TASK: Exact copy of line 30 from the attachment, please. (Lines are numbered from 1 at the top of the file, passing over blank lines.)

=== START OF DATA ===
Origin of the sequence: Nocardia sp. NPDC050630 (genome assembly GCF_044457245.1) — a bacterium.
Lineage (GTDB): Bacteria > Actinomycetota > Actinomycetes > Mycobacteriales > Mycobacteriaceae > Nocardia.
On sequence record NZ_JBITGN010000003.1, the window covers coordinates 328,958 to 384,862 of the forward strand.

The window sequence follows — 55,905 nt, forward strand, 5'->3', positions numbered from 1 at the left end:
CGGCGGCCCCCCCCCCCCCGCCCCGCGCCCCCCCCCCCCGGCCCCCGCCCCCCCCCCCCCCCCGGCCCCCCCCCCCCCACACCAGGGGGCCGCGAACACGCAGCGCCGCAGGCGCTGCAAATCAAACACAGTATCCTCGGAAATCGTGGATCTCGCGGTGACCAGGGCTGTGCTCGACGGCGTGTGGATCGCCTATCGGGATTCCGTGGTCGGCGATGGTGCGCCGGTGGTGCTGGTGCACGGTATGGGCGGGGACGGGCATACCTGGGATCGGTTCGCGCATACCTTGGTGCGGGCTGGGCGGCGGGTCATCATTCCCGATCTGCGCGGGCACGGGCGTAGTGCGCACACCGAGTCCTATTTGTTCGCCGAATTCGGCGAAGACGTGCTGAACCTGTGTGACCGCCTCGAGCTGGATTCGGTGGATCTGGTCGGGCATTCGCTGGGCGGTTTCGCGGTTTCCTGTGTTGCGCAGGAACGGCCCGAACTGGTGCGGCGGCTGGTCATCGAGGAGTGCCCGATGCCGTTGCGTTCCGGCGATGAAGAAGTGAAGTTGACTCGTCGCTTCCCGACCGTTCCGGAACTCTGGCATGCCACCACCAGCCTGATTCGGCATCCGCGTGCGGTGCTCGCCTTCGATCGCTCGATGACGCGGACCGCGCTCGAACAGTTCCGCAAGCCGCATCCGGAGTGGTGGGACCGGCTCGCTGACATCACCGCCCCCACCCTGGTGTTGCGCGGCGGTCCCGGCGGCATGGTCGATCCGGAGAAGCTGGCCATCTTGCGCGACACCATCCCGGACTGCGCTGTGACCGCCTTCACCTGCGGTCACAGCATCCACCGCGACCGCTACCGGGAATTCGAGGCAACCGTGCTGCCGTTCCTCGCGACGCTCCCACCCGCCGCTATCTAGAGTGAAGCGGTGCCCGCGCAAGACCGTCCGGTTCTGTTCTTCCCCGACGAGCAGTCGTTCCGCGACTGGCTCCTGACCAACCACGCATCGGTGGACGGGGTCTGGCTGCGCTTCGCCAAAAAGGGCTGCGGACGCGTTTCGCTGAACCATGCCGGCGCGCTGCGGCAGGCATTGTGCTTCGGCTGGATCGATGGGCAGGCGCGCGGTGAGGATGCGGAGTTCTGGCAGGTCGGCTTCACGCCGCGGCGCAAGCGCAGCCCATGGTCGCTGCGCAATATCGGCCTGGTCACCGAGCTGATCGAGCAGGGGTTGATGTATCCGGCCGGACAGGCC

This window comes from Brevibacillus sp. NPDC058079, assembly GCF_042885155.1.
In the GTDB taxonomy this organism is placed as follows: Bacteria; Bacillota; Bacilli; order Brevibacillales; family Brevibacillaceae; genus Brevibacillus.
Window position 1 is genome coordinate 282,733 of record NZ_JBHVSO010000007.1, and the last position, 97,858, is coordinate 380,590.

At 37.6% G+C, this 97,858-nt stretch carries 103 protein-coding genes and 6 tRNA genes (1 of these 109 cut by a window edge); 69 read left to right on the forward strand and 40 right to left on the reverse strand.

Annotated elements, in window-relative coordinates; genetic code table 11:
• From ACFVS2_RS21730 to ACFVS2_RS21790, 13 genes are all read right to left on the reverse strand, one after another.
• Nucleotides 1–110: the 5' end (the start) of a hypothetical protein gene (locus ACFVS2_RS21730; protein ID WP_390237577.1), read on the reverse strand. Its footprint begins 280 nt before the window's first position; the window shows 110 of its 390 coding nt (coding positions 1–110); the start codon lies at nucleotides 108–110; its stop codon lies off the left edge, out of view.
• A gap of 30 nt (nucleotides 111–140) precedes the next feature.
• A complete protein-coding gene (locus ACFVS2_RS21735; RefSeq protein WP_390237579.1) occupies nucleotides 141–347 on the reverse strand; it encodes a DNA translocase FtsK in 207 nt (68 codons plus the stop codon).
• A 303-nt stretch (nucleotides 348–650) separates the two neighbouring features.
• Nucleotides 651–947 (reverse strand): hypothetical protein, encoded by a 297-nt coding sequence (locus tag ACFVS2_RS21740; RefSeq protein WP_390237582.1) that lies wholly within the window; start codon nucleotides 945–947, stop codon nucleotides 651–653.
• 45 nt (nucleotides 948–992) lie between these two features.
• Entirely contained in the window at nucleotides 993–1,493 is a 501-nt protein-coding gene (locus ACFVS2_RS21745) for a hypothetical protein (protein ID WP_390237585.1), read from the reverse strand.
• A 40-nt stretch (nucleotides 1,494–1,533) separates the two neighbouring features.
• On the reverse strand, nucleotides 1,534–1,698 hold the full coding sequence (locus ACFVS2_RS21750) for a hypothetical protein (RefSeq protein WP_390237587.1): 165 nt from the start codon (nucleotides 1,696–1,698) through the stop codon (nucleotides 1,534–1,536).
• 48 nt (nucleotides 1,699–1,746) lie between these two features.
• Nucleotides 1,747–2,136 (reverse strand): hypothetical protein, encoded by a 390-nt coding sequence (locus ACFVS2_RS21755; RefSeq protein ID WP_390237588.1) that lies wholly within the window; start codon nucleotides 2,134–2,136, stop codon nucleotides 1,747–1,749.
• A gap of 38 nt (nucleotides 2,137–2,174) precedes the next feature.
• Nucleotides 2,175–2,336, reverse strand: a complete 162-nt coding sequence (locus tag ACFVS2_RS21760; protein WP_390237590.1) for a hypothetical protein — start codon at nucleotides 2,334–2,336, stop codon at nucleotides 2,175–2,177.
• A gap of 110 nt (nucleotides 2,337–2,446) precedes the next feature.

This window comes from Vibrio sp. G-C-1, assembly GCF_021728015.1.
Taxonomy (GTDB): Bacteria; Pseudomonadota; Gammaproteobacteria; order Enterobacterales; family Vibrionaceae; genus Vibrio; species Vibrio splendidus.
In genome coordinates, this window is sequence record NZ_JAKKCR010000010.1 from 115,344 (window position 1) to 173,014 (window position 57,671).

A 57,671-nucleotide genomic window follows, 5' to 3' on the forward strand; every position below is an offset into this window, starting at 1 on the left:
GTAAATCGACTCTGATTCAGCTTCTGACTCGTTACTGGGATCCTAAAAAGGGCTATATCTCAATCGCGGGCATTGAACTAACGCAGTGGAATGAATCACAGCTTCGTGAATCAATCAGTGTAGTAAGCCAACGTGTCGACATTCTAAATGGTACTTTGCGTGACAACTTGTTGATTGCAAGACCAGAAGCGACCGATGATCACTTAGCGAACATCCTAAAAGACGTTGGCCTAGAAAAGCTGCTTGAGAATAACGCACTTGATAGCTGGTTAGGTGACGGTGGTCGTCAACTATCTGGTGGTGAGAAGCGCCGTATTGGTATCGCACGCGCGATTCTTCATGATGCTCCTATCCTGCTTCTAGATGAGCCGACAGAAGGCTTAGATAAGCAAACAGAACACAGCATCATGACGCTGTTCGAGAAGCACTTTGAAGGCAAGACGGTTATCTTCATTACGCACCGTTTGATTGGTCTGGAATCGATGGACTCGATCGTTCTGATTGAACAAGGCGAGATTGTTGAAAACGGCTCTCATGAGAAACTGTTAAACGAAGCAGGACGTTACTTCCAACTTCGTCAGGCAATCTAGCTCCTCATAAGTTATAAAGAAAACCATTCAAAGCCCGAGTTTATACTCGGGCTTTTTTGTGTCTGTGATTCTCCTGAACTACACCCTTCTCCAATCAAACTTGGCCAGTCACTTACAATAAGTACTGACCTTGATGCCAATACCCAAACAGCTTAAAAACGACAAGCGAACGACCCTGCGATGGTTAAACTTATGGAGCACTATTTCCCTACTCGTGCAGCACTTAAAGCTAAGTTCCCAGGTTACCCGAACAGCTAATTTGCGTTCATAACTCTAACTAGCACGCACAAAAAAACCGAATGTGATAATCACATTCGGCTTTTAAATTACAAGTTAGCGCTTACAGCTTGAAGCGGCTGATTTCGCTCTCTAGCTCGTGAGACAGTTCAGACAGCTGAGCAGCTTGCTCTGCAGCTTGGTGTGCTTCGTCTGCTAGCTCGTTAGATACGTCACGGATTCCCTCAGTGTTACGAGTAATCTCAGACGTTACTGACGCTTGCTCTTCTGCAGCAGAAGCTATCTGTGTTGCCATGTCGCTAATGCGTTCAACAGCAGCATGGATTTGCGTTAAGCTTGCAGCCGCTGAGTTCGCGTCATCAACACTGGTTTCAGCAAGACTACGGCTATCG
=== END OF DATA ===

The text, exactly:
GTAAATCGACTCTGATTCAGCTTCTGACTCGTTACTGGGATCCTAAAAAGGGCTATATCTCAATCGCGGGCATTGAACTAACGCAGTGGAATGAATCACAGCTTCGTGAATCAATCAGTGTAGTAAGCCAACGTGTCGACATTCTAAATGGTACTTTGCGTGACAACTTGTTGATTGCAAGACCAGAAGCGACCGATGATCACTTAGCGAACATCCTAAAAGACGTTGGCCTAGAAAAGCTGCTTGAGAATAACGCACTTGATAGCTGGTTAGGTGACGGTGGTCGTCAACTATCTGGTGGTGAGAAGCGCCGTATTGGTATCGCACGCGCGATTCTTCATGATGCTCCTATCCTGCTTCTAGATGAGCCGACAGAAGGCTTAGATAAGCAAACAGAACACAGCATCATGACGCTGTTCGAGAAGCACTTTGAAGGCAAGACGGTTATCTTCATTACGCACCGTTTGATTGGTCTGGAATCGATGGACTCGATCGTTCTGATTGAACAAGGCGAGATTGTTGAAAACGGCTCTCATGAGAAACTGTTAAACGAAGCAGGACGTTACTTCCAACTTCGTCAGGCAATCTAGCTCCTCATAAGTTATAAAGAAAACCATTCAAAGCCCGAGTTTATACTCGGGCTTTTTTGTGTCTGTGATTCTCCTGAACTACACCCTTCTCCAATCAAACTTGGCCAGTCACTTACAATAAGTACTGACCTTGATGCCAATACCCAAACAGCTTAAAAACGACAAGCGAACGACCCTGCGATGGTTAAACTTATGGAGCACTATTTCCCTACTCGTGCAGCACTTAAAGCTAAGTTCCCAGGTTACCCGAACAGCTAATTTGCGTTCATAACTCTAACTAGCACGCACAAAAAAACCGAATGTGATAATCACATTCGGCTTTTAAATTACAAGTTAGCGCTTACAGCTTGAAGCGGCTGATTTCGCTCTCTAGCTCGTGAGACAGTTCAGACAGCTGAGCAGCTTGCTCTGCAGCTTGGTGTGCTTCGTCTGCTAGCTCGTTAGATACGTCACGGATTCCCTCAGTGTTACGAGTAATCTCAGACGTTACTGACGCTTGCTCTTCTGCAGCAGAAGCTATCTGTGTTGCCATGTCGCTAATGCGTTCAACAGCAGCATGGATTTGCGTTAAGCTTGCAGCCGCTGAGTTCGCGTCATCAACACTGGTTTCAGCAAGACTACGGCTATCG